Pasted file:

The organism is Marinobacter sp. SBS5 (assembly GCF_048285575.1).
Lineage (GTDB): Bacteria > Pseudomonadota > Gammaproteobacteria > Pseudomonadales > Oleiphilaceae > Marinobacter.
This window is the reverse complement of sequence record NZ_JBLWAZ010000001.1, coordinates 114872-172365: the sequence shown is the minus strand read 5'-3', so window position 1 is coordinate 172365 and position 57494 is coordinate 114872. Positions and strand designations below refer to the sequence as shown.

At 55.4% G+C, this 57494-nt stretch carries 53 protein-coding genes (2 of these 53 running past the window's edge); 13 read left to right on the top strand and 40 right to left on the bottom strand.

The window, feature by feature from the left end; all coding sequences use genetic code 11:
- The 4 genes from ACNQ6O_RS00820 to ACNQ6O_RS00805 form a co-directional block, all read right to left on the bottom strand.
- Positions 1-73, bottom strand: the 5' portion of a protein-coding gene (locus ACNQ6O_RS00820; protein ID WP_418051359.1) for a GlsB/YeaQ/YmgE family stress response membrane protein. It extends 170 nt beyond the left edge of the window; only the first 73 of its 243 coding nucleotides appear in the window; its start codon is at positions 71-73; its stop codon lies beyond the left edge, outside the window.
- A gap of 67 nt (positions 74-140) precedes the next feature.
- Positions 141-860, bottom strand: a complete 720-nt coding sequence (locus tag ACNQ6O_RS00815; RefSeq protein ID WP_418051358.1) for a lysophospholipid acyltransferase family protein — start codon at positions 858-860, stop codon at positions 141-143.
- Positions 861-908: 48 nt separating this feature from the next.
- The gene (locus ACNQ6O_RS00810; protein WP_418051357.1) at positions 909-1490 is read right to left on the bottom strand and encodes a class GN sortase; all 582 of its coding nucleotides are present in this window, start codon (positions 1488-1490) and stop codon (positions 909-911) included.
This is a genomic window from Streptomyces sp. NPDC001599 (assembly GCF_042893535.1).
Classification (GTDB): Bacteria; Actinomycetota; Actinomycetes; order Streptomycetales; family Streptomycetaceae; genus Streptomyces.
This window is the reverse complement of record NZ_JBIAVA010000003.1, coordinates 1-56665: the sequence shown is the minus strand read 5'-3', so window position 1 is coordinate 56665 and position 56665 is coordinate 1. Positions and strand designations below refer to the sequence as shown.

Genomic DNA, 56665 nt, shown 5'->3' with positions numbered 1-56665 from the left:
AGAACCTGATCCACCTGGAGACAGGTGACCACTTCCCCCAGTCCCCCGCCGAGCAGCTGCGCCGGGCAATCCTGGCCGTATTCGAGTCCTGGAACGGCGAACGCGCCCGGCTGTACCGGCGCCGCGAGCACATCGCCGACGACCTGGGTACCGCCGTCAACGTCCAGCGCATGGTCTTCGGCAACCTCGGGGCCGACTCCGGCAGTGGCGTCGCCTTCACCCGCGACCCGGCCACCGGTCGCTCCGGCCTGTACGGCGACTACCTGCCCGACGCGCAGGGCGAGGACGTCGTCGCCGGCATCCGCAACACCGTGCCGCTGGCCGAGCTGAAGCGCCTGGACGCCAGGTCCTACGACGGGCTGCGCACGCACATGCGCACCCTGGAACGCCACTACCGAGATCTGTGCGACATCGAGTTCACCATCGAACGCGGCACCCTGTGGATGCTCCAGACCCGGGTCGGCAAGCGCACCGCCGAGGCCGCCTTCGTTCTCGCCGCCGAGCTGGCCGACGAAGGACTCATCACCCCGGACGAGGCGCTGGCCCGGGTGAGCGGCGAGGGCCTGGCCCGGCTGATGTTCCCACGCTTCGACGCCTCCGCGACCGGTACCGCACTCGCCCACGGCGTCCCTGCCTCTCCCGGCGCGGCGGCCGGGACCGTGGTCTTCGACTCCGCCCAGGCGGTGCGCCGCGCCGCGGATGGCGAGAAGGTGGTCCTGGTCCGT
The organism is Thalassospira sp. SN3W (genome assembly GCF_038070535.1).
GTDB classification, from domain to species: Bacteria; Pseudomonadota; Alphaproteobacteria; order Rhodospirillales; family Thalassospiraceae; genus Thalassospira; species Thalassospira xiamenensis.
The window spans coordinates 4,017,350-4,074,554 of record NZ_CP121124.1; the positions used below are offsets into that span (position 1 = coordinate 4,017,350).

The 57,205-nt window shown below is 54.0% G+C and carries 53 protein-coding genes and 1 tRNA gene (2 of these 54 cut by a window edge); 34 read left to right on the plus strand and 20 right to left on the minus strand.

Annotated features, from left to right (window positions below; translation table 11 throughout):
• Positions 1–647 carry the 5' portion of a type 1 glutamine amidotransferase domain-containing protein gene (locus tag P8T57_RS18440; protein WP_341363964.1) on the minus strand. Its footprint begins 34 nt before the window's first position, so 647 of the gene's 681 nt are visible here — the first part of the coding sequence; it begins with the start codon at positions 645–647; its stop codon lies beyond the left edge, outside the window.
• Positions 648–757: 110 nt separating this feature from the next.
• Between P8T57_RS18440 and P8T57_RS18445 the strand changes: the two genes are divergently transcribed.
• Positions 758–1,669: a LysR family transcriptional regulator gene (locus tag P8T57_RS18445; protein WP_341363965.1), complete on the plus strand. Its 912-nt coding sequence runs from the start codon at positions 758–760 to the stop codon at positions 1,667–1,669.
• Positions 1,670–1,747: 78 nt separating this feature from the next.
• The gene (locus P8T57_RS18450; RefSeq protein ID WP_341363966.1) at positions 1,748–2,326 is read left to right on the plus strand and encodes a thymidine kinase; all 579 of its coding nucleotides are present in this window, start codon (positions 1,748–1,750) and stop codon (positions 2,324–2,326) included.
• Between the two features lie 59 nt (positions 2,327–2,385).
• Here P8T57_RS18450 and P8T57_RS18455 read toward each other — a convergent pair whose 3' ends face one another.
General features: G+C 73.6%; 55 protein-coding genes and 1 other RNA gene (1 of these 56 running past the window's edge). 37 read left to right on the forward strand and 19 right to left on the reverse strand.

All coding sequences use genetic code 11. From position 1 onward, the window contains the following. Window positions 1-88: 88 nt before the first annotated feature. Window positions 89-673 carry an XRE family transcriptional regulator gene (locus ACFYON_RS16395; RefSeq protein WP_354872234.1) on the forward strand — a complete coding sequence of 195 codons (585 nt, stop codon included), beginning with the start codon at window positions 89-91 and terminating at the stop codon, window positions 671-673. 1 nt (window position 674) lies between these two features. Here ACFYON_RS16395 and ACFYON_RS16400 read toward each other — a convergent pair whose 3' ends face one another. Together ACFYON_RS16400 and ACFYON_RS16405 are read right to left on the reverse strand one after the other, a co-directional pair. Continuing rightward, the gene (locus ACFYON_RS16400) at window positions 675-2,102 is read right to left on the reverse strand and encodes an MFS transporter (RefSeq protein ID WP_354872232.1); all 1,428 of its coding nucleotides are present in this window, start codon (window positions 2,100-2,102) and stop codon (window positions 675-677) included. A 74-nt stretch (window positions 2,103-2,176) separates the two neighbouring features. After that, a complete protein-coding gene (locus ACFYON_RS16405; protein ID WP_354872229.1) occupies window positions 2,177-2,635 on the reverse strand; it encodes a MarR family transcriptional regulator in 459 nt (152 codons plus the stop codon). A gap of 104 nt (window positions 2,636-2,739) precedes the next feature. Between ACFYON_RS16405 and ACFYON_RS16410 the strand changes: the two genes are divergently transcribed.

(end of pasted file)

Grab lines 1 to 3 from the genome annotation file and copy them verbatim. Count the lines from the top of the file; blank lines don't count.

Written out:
The organism is Marinobacter sp. SBS5 (assembly GCF_048285575.1).
Lineage (GTDB): Bacteria > Pseudomonadota > Gammaproteobacteria > Pseudomonadales > Oleiphilaceae > Marinobacter.
This window is the reverse complement of sequence record NZ_JBLWAZ010000001.1, coordinates 114872-172365: the sequence shown is the minus strand read 5'-3', so window position 1 is coordinate 172365 and position 57494 is coordinate 114872. Positions and strand designations below refer to the sequence as shown.